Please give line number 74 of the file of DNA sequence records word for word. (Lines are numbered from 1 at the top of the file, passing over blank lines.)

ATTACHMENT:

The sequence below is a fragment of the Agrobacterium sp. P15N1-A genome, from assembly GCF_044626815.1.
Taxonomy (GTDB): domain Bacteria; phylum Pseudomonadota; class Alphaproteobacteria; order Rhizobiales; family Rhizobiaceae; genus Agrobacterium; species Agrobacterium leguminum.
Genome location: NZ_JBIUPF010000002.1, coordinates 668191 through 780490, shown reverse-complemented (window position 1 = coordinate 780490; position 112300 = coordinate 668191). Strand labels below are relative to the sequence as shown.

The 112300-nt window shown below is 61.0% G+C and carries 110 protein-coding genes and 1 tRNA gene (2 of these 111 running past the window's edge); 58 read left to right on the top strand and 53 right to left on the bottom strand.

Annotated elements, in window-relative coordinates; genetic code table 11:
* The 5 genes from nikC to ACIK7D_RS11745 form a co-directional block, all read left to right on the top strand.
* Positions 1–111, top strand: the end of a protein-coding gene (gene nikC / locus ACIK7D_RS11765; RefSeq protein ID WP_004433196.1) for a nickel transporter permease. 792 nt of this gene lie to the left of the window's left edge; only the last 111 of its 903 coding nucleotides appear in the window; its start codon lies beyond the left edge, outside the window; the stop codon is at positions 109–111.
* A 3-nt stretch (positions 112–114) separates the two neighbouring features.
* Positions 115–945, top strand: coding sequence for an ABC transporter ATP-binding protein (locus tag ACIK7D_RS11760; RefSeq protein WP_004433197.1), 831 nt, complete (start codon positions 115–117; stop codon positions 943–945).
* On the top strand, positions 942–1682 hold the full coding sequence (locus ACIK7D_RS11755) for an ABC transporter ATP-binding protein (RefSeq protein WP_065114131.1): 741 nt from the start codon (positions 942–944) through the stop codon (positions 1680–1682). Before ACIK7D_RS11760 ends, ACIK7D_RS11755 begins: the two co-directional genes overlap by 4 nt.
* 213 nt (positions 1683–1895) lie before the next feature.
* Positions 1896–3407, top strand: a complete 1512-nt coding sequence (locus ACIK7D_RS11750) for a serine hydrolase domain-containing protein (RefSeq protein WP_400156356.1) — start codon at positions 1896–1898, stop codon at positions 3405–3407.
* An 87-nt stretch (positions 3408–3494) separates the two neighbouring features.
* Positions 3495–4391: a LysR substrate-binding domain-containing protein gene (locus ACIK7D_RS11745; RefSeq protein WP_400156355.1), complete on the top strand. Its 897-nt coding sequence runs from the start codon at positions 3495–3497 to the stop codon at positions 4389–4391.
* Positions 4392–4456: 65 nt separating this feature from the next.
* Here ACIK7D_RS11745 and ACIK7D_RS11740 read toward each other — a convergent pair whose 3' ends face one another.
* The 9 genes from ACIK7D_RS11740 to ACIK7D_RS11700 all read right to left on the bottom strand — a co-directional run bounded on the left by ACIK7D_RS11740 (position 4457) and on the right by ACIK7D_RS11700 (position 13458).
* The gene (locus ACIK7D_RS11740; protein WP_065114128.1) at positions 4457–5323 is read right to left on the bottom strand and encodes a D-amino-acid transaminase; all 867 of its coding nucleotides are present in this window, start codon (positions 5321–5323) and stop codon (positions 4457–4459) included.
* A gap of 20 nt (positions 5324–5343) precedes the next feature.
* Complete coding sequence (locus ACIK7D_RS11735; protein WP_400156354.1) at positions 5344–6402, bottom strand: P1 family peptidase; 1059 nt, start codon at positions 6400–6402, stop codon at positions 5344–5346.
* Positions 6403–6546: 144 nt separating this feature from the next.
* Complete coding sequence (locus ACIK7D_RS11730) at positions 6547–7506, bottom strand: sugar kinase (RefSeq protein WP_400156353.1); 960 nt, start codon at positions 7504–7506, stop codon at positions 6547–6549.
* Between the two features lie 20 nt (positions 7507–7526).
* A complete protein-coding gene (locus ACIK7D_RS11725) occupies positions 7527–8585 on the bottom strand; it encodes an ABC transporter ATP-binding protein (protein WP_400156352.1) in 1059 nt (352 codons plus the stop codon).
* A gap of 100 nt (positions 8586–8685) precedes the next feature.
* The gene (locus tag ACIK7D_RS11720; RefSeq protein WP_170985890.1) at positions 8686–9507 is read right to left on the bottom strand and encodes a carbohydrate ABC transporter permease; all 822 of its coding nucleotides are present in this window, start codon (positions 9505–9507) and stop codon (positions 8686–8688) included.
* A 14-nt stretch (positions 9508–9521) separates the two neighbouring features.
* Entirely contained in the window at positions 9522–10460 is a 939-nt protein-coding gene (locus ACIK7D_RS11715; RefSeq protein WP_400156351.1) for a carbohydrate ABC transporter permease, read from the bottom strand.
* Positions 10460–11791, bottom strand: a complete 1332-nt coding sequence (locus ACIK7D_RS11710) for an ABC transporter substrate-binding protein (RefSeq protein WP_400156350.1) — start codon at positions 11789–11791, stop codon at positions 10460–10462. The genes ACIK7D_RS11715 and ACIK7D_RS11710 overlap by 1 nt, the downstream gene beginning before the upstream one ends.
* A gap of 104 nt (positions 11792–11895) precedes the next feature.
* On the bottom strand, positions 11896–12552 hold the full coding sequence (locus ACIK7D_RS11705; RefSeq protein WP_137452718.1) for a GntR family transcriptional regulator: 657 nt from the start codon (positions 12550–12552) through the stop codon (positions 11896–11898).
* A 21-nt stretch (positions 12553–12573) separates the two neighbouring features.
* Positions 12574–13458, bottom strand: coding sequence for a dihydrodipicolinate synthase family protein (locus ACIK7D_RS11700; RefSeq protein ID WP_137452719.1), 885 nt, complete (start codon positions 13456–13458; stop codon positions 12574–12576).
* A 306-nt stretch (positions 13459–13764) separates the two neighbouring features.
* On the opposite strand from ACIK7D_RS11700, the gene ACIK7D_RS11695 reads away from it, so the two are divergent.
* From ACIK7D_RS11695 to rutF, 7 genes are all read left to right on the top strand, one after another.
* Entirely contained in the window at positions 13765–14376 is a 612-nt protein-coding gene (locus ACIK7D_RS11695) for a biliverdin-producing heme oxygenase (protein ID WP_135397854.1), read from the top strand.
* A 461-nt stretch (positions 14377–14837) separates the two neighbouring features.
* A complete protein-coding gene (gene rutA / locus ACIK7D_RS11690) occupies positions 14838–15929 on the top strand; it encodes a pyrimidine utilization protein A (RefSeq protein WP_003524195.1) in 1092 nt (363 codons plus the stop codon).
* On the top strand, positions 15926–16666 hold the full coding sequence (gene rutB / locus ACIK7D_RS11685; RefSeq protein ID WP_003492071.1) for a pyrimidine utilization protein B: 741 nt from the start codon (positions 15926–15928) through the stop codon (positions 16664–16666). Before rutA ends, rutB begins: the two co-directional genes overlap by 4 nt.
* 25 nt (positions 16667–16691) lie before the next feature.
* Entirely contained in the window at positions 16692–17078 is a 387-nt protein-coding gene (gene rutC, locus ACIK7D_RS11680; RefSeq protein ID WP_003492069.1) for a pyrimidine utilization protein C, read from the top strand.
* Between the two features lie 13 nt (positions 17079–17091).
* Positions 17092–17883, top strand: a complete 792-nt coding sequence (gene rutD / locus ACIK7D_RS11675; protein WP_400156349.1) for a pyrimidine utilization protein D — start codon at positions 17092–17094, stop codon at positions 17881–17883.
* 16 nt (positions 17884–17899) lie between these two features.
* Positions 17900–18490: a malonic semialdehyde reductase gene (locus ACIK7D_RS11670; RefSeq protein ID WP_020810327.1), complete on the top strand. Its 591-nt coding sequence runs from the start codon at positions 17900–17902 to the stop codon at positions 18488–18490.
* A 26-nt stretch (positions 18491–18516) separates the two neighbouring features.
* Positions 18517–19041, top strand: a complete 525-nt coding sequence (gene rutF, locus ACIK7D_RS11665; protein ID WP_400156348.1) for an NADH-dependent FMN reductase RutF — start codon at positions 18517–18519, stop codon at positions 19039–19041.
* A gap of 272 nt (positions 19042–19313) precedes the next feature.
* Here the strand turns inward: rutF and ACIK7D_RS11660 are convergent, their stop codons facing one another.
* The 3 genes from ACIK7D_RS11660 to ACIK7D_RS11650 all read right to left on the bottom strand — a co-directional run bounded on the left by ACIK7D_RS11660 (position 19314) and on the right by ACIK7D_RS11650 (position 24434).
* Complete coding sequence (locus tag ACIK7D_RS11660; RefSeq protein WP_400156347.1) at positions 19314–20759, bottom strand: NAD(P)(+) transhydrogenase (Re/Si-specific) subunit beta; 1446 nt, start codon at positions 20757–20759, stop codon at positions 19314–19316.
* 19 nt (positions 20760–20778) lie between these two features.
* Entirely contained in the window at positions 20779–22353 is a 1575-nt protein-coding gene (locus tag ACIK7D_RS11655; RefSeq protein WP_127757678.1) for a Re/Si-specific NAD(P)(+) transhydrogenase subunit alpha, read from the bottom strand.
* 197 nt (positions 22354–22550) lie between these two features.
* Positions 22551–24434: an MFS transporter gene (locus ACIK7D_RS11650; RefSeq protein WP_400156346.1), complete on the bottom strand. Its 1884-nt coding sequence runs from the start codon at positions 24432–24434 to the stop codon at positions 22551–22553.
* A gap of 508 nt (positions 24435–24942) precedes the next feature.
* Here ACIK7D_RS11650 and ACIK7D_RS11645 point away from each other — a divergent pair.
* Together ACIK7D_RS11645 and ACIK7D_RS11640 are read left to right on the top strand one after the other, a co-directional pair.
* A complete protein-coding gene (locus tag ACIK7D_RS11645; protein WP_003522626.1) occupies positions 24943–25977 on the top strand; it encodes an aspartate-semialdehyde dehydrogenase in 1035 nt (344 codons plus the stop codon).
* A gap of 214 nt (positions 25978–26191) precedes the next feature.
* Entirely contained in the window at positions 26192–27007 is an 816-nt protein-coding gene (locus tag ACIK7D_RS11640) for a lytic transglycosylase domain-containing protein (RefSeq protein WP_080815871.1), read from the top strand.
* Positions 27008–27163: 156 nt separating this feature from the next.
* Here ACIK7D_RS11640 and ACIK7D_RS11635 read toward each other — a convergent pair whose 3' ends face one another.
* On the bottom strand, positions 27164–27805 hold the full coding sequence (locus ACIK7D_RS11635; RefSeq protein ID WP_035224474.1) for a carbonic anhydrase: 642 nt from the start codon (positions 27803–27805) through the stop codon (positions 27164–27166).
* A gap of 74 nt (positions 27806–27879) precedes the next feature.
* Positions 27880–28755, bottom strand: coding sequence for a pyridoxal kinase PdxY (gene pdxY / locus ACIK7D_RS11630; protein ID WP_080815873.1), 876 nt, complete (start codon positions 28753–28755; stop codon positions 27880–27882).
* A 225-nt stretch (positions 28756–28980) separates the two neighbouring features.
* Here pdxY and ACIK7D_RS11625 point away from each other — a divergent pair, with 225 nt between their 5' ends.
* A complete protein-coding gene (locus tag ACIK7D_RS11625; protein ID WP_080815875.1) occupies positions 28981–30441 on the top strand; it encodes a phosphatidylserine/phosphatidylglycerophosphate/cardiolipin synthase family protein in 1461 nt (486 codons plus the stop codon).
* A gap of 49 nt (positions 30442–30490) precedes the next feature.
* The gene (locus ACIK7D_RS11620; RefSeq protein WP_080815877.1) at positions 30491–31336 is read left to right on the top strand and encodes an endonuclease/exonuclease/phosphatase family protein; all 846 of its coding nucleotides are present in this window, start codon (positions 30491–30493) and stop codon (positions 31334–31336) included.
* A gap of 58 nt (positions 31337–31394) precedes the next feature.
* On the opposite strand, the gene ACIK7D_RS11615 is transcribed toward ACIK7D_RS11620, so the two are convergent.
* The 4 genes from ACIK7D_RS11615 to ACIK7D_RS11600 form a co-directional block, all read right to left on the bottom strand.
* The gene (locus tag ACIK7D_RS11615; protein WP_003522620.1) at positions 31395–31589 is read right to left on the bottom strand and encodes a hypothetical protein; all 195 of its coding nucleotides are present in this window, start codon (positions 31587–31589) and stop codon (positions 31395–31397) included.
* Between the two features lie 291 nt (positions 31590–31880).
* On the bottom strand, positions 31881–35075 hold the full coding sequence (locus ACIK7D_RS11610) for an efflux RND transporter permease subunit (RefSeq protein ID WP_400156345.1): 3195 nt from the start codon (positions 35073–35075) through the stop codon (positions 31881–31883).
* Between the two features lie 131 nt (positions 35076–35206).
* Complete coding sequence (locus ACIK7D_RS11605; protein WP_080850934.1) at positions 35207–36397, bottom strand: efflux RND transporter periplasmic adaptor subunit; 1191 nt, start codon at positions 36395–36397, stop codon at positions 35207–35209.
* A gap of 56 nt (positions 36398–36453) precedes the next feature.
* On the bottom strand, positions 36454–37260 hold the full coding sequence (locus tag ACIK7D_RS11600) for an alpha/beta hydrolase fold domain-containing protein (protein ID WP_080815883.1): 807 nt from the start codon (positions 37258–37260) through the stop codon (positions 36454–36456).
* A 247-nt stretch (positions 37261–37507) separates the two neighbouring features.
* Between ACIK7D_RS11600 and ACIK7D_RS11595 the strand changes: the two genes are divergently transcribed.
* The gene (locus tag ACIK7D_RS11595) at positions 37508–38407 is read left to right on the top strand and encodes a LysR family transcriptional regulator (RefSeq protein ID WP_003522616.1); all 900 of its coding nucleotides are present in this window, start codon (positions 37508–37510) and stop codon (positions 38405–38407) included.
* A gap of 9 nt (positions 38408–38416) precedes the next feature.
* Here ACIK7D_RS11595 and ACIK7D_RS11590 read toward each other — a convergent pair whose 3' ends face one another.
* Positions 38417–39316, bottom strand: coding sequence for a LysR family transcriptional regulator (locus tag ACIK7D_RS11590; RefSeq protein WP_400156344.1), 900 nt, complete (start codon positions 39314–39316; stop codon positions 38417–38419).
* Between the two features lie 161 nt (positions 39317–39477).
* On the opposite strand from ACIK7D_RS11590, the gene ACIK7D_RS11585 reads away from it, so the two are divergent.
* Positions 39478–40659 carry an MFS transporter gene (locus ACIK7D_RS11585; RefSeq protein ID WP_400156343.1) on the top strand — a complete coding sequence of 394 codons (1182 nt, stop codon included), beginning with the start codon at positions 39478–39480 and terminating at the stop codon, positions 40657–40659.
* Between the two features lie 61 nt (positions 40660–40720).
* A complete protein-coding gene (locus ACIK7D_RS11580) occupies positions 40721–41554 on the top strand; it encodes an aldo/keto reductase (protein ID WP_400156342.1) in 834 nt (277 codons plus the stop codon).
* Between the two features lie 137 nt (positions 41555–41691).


* On the opposite strand, the gene ACIK7D_RS11615 is transcribed toward ACIK7D_RS11620, so the two are convergent.